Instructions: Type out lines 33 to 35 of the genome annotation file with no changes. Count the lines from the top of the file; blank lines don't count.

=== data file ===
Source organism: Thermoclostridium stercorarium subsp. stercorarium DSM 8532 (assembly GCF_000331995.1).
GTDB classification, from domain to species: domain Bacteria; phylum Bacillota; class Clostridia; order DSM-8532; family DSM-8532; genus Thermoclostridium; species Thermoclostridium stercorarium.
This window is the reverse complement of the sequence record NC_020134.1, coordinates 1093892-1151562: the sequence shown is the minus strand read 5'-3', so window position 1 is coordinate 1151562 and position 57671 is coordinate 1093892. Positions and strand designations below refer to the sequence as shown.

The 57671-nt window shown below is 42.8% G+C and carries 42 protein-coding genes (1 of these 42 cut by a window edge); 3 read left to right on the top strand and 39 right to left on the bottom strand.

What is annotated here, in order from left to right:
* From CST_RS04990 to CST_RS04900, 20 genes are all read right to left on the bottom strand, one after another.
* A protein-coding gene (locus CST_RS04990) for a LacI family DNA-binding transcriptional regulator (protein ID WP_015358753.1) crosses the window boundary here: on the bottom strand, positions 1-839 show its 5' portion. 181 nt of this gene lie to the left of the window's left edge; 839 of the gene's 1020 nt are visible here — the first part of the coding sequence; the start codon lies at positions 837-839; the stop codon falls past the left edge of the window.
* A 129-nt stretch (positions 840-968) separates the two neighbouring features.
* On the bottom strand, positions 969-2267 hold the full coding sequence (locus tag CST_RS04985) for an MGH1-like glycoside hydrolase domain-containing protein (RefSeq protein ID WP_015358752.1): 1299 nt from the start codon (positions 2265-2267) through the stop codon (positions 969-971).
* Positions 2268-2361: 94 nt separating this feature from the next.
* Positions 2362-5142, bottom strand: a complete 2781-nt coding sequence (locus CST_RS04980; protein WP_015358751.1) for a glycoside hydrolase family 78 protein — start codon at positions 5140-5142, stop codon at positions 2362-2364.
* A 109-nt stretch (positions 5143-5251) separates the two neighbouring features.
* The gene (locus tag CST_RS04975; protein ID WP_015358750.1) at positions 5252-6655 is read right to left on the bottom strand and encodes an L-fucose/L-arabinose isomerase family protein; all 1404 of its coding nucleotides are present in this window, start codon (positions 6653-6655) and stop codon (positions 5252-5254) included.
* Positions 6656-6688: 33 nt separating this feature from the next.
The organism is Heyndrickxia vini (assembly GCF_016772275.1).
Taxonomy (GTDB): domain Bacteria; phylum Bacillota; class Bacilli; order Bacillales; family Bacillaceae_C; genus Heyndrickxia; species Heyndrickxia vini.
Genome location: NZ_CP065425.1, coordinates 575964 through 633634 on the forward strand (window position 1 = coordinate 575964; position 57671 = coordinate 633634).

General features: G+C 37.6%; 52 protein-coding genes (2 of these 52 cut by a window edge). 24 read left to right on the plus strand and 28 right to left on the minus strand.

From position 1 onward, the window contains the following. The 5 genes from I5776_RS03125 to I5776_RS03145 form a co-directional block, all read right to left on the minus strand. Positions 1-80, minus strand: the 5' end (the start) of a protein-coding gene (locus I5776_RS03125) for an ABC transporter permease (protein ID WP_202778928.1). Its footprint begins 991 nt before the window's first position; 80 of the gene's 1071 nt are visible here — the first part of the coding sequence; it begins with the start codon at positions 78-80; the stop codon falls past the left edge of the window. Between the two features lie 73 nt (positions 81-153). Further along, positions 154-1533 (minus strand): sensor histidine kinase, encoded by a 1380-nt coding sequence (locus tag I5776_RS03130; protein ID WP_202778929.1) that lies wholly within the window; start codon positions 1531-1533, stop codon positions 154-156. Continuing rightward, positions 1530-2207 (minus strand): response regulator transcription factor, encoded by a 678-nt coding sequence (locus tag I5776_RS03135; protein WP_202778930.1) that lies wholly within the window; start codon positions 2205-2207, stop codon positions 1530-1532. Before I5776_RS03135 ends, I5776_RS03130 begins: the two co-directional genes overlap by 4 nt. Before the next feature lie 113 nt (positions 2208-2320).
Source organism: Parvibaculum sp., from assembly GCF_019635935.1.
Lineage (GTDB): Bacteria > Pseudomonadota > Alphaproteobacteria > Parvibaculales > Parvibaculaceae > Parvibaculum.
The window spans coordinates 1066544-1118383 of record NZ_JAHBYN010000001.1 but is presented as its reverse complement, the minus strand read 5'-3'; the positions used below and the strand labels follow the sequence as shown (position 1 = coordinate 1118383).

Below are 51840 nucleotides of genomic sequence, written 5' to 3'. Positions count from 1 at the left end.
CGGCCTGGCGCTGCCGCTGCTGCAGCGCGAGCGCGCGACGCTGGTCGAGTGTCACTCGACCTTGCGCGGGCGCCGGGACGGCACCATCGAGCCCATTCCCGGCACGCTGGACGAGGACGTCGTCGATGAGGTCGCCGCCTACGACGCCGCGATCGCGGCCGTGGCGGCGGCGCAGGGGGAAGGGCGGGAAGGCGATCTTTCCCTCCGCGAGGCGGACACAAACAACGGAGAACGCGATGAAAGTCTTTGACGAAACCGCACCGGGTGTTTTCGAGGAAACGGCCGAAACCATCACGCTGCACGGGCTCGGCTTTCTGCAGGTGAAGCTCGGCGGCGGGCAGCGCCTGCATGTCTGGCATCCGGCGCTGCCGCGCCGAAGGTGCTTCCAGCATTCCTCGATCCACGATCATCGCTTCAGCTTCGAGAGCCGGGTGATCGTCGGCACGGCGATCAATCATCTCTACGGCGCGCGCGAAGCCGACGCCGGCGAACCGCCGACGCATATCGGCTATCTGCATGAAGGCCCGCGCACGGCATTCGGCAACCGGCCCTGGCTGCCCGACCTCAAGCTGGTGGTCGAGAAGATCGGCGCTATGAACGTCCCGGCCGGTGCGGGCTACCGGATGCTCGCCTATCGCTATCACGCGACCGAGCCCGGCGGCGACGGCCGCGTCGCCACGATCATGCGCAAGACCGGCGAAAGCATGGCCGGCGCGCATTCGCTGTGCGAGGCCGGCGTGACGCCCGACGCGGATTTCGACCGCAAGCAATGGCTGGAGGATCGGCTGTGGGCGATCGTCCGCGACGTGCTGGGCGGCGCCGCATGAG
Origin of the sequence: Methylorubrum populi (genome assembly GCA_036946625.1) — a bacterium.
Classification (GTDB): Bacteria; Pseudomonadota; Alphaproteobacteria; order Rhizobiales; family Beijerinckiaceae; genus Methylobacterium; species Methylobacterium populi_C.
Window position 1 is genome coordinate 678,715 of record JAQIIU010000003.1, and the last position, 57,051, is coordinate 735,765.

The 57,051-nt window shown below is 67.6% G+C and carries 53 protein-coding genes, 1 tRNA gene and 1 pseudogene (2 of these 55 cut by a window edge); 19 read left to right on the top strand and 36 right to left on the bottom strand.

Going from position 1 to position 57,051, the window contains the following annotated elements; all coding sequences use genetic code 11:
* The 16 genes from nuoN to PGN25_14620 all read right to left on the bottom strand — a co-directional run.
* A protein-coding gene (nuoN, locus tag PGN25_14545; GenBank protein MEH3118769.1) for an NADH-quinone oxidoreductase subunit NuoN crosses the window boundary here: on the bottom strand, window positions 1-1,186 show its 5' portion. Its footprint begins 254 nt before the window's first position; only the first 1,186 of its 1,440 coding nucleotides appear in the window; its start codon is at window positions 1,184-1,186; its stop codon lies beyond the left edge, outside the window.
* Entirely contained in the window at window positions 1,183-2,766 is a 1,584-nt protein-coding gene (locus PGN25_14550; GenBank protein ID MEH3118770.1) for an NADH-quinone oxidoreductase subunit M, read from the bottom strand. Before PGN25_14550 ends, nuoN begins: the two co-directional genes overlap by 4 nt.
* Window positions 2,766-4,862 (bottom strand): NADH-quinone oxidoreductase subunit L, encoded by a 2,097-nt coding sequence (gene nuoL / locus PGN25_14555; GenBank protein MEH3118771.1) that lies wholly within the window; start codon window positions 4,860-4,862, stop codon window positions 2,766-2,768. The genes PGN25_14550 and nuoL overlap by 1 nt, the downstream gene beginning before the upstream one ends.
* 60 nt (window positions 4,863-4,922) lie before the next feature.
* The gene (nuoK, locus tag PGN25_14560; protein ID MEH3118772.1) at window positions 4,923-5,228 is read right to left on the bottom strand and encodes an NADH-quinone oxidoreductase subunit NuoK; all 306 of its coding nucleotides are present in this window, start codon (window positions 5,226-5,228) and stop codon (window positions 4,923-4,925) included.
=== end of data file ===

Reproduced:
* Window positions 2,766-4,862 (bottom strand): NADH-quinone oxidoreductase subunit L, encoded by a 2,097-nt coding sequence (gene nuoL / locus PGN25_14555; GenBank protein MEH3118771.1) that lies wholly within the window; start codon window positions 4,860-4,862, stop codon window positions 2,766-2,768. The genes PGN25_14550 and nuoL overlap by 1 nt, the downstream gene beginning before the upstream one ends.
* 60 nt (window positions 4,863-4,922) lie before the next feature.
* The gene (nuoK, locus tag PGN25_14560; protein ID MEH3118772.1) at window positions 4,923-5,228 is read right to left on the bottom strand and encodes an NADH-quinone oxidoreductase subunit NuoK; all 306 of its coding nucleotides are present in this window, start codon (window positions 5,226-5,228) and stop codon (window positions 4,923-4,925) included.